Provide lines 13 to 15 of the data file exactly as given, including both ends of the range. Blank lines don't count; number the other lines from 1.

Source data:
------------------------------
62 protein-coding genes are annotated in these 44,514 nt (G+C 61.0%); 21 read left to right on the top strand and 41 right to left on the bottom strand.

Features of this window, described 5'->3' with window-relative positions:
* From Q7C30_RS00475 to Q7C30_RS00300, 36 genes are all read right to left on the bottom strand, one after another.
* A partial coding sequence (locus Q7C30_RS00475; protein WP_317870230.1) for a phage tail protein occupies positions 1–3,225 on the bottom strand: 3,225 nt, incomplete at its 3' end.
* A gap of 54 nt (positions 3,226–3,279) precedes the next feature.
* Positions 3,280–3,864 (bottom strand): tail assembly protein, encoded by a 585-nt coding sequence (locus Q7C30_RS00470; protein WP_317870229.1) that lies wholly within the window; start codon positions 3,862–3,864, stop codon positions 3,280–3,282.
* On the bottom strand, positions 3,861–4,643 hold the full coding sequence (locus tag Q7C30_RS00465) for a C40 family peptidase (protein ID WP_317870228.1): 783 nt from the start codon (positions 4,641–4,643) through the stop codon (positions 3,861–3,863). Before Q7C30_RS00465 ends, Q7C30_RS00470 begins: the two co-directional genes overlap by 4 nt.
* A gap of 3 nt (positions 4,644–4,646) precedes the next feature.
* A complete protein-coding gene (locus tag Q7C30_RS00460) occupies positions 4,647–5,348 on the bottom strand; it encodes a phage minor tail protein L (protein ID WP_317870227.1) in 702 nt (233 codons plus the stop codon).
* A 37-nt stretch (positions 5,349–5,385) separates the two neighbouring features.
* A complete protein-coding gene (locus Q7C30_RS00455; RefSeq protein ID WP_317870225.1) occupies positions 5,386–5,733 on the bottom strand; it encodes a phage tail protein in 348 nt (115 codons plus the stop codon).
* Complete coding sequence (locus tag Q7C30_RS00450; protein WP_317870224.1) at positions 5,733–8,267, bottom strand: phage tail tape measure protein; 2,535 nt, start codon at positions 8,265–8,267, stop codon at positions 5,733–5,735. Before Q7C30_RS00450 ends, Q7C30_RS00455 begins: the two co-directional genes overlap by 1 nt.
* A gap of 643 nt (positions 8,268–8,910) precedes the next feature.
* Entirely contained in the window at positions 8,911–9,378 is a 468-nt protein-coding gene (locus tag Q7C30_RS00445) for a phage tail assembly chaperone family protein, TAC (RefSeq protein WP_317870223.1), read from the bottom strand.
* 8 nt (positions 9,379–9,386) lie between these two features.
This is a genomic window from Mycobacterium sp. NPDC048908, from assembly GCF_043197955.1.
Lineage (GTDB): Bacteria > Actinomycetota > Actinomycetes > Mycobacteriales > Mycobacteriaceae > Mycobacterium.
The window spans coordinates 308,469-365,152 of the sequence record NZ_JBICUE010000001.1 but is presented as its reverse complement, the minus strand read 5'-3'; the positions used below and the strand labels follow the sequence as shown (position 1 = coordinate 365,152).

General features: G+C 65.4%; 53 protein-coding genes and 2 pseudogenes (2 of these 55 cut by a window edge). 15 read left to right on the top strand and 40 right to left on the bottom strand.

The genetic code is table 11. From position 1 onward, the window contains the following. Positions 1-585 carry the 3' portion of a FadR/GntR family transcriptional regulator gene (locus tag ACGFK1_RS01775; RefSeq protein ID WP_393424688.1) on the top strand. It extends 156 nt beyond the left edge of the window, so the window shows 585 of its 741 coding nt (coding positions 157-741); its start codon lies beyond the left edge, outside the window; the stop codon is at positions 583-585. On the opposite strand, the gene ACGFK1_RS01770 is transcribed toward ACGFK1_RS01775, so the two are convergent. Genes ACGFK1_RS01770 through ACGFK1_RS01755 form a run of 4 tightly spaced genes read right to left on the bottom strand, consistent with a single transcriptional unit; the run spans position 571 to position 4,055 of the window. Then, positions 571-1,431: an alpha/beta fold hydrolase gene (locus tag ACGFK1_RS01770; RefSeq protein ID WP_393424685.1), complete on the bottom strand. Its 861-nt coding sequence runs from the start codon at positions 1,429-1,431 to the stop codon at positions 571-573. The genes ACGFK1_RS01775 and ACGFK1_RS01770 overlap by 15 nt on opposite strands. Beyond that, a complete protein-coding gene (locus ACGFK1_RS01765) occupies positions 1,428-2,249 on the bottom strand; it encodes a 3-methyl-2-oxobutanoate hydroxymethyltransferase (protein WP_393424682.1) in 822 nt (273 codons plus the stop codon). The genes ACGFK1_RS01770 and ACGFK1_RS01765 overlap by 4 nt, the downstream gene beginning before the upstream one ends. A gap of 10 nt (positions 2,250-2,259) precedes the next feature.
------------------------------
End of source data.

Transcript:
* A gap of 643 nt (positions 8,268–8,910) precedes the next feature.
* Entirely contained in the window at positions 8,911–9,378 is a 468-nt protein-coding gene (locus tag Q7C30_RS00445) for a phage tail assembly chaperone family protein, TAC (RefSeq protein WP_317870223.1), read from the bottom strand.
* 8 nt (positions 9,379–9,386) lie between these two features.